Pepper also performed, offering fascinating excerpts from a work-in-progress featuring the text Disavowels by Claude Cahun. These artistic elements not only lent variety to the sometimes weighty subject matter, they also reminded us what all the talk was really, after all, about: making art.
Art & Equity: Continuing Conversation
The conference’s emphasis on viewing equity through a lens of white dominance of American arts struck a special chord with me, as my primary subject of coverage has been classical music. The form has long privileged a relatively narrow range of repertoire created by a demographically monochromatic slice of humanity: primarily white male composers from 18th and 19th century Central Europe. Why does some music, primarily written by long dead white European males, receive relatively abundant public support, and other music not so much?
In the arts, questions of diversity and inclusion often manifest in dollars. Who gets how much and why? Millions in public subsidies (not just direct grants, but also venues and institutions limited to certain narrow musical expressions) have flowed to performances of music that admittedly appeals to more than just white Europeans, and seems to many of its fans, like me, to be a timeless and essential part of humanity’s legacy.
Yet there’s a lot of other great music out there not created by white people or Europeans; I play and sing some of it myself. That music boasts legions of admirers, but doesn’t receive comparable public support. Why not?
This issue has long been discussed and lamented in classical music, and it’s happened for lots of reasons that don’t necessarily flow from racist intentions—the instruments (mostly developed centuries ago) institutionalized in orchestras, for example. Still, American classical music programming racism goes way back, and here in the diverse America of the 21st century, we — programmers, presenters, journalists, performers — need to examine the privilege, including subsidies, granted to this narrow slice of music, and work toward equity in public support of music. What might that look like in the context of orchestral and chamber music? Is it enough to perform token amounts of music written in a 19th century European tradition by composers of color? What if the performers themselves are neither white nor of European descent? Even audience behavior “rules” may stem from colonialist attitudes. So many more questions, and the answers aren’t simple.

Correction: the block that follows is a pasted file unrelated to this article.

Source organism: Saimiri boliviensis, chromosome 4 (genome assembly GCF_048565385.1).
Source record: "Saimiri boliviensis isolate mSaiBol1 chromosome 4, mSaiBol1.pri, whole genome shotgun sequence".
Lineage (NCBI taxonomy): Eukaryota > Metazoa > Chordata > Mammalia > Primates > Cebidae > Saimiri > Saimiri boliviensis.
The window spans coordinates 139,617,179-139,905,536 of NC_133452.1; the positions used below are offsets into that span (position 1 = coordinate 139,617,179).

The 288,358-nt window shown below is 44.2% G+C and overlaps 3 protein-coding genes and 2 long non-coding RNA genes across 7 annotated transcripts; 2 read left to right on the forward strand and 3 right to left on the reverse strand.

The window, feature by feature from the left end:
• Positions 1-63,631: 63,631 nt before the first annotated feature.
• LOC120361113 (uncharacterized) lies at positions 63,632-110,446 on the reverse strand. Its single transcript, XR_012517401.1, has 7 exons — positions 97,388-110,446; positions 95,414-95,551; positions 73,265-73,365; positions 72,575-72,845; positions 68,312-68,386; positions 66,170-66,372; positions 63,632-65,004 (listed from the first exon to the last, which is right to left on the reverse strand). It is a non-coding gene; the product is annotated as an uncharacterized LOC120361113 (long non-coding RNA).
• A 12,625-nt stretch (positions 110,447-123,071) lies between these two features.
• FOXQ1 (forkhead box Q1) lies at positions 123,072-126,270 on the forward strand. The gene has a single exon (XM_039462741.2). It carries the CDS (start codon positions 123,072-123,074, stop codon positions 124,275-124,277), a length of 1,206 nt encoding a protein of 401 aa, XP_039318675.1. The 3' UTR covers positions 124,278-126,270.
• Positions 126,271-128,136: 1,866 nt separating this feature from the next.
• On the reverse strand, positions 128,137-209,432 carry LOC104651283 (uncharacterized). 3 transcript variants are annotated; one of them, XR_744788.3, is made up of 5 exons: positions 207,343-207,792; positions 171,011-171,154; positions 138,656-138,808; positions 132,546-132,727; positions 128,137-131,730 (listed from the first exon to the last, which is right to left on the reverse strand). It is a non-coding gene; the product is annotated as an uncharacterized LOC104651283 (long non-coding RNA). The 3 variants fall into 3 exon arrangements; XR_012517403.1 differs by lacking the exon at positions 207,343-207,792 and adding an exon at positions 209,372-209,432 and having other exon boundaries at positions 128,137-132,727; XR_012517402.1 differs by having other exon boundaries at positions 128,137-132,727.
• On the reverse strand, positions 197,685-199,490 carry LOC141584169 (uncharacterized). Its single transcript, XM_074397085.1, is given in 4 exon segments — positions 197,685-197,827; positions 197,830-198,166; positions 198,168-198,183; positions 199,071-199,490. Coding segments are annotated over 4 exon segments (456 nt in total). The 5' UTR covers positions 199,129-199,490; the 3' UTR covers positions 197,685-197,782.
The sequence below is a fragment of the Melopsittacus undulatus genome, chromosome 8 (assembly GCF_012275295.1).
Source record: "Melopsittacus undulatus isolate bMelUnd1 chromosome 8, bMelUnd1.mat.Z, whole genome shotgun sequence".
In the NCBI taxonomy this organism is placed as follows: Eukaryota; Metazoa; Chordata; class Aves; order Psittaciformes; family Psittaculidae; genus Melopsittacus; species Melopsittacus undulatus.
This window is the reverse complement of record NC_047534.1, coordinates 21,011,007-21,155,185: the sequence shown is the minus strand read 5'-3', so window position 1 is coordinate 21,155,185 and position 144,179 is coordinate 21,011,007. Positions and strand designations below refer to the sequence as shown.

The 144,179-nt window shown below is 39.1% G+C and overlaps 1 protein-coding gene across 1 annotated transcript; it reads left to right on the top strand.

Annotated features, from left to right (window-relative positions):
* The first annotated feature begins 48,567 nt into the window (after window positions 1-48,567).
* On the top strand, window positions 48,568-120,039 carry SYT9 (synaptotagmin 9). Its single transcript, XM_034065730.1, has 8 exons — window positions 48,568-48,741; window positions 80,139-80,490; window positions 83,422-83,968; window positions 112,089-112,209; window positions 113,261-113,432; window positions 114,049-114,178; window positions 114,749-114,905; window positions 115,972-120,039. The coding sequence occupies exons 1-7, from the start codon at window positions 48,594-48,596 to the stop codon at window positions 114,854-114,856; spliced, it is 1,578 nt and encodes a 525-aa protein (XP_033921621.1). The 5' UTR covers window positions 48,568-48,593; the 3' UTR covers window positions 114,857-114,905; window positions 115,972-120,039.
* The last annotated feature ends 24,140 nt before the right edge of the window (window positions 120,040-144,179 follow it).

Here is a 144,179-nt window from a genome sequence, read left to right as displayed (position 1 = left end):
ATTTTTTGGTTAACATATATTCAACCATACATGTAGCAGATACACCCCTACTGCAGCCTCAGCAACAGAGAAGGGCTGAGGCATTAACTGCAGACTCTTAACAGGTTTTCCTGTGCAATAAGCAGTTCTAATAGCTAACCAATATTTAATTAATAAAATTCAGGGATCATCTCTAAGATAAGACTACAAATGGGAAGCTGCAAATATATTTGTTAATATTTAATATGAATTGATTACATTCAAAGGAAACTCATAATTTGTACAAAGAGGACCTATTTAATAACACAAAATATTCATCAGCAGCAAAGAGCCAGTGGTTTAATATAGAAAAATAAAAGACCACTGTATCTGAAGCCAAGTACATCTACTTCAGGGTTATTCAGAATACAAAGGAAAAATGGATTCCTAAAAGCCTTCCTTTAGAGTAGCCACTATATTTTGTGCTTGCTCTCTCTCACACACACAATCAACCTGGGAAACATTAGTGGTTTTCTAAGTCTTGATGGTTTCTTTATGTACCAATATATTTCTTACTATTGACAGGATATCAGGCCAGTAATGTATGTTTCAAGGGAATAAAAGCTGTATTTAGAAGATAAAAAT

As Longstreth noted, these questions of privilege transcend art forms and extend to who gets to participate in them. Discussions about affordability and sustainability of artistic communities go way back. But viewed through the lense of white dominance, as well as Oregon’s changing demographic character, they become about more than economics or aesthetics — they’re also about justice.
Ultimately, moving toward equity is going to mean more resources going to those who have historically not had equal access to them, and that’s an inherently political issue that demands a political response. All the artists in Oregon talking to each other isn’t going to solve that problem.
After hearing some of Portland’s major obstacles to equitable art, and some of the Field’s past approaches to addressing them in New York and elsewhere, I wanted another discussion about how to apply the latter solutions to the former problem. Or any solutions, of whatever origin. Detrick, for example, did an admirable job of finding bridge makers in the Portland Jazz Composers Ensemble’s From Maxville to Vanport project. I wish he’d had a chance to talk about it at the conference. Any chance to hear Pepper, whether in performance or discussion, is valuable, and I really appreciated the honesty, vulnerability and insights offered in the social media panel. But it made me wish for another forum that would give one of Oregon’s brightest artists to participate in solution-building, not just problem-raising.